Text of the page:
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Ellman quoted in ‘Wall Street Journal’
An article in
The Wall Street Journal
about the manner in which New York state family law treats professional licenses and degrees as part of community property in divorce actions included comments by Professor
The Dec. 23 article, “After Divorce, a Degree is Costly,” by reporter Sophia Hollander, states that a growing number of attorneys and others are asking the New York Legislature to address that treatment, in additional to other matrimonial issues, when it convenes in January. According to Hollander, New York is among a small number of states that considers education and occupational talents as property that can be divided by splitting spouses.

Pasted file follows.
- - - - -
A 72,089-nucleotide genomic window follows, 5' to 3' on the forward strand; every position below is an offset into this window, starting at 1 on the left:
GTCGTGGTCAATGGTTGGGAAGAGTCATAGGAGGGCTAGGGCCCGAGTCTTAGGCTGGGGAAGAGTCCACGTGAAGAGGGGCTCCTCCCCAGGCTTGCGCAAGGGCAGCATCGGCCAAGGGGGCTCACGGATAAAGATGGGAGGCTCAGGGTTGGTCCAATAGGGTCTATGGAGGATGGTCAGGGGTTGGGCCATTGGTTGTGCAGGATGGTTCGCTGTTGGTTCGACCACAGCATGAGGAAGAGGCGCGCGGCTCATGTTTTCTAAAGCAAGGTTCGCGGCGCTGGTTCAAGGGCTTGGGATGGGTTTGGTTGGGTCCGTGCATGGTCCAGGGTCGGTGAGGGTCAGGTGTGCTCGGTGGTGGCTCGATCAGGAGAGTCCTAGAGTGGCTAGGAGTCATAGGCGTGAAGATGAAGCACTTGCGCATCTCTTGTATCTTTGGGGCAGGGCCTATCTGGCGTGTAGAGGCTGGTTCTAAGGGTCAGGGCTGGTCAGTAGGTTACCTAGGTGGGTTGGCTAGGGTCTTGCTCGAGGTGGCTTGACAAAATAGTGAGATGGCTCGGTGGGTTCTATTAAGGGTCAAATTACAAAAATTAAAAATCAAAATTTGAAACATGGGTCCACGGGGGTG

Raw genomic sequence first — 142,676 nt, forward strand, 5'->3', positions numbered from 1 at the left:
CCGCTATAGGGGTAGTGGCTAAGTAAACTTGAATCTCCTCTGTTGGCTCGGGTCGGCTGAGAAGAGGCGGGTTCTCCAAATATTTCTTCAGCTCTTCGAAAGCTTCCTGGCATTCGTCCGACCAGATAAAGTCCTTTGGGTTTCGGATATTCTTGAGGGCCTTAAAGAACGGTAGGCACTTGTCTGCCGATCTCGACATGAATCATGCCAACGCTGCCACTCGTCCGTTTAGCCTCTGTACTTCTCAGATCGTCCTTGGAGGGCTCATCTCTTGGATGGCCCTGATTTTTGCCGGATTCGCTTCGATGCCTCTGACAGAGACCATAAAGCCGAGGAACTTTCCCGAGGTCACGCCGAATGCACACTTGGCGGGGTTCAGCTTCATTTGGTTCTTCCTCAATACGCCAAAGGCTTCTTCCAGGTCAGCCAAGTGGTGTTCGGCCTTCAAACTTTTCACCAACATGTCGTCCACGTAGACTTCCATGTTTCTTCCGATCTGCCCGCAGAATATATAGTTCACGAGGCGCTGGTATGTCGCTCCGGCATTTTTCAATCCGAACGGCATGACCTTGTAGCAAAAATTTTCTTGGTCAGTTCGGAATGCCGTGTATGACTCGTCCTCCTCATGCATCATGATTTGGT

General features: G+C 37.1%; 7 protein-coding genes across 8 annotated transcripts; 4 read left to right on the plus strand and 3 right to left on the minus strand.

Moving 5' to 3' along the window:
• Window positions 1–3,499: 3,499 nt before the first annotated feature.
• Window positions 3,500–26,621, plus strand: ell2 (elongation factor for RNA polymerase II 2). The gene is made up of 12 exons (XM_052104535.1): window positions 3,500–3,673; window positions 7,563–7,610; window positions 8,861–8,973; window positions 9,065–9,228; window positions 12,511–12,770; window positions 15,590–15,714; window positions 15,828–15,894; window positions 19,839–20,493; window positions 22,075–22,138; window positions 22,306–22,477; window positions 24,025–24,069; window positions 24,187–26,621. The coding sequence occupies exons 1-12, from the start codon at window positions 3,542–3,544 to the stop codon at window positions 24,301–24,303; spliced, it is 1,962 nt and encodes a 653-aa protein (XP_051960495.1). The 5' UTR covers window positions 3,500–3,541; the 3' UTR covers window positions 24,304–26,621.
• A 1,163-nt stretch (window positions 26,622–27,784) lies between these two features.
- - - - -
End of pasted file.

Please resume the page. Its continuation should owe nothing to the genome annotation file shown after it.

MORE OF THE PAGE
Ellman is the lead author of the American Law Institute’s
Principles of the Law of Family Dissolution,
a guide which indicates that numerous exceptions to more mainstream family law exist in New York. But New York isn’t alone in promulgating odd divorce laws, he told Hollander.
“If you ask me what are the two states that are the most peculiar and idiosyncratic about family law in the country, the one I think of besides New York is Texas,” Ellman said. “Texans are very aware of the distinctiveness of their rules, and they’re proud of it. I sometimes think that New Yorkers don’t understand how strange their law is.”
To read the article,
Ellman’s current scholarly projects include an empirical investigation into how people make judgments about appropriate legal rules; he was awarded a large grant from an English foundation to extend that work to the United Kingdom. Ellman is an affiliate faculty member of the Center for Child and Youth Policy at the University of California at Berkeley.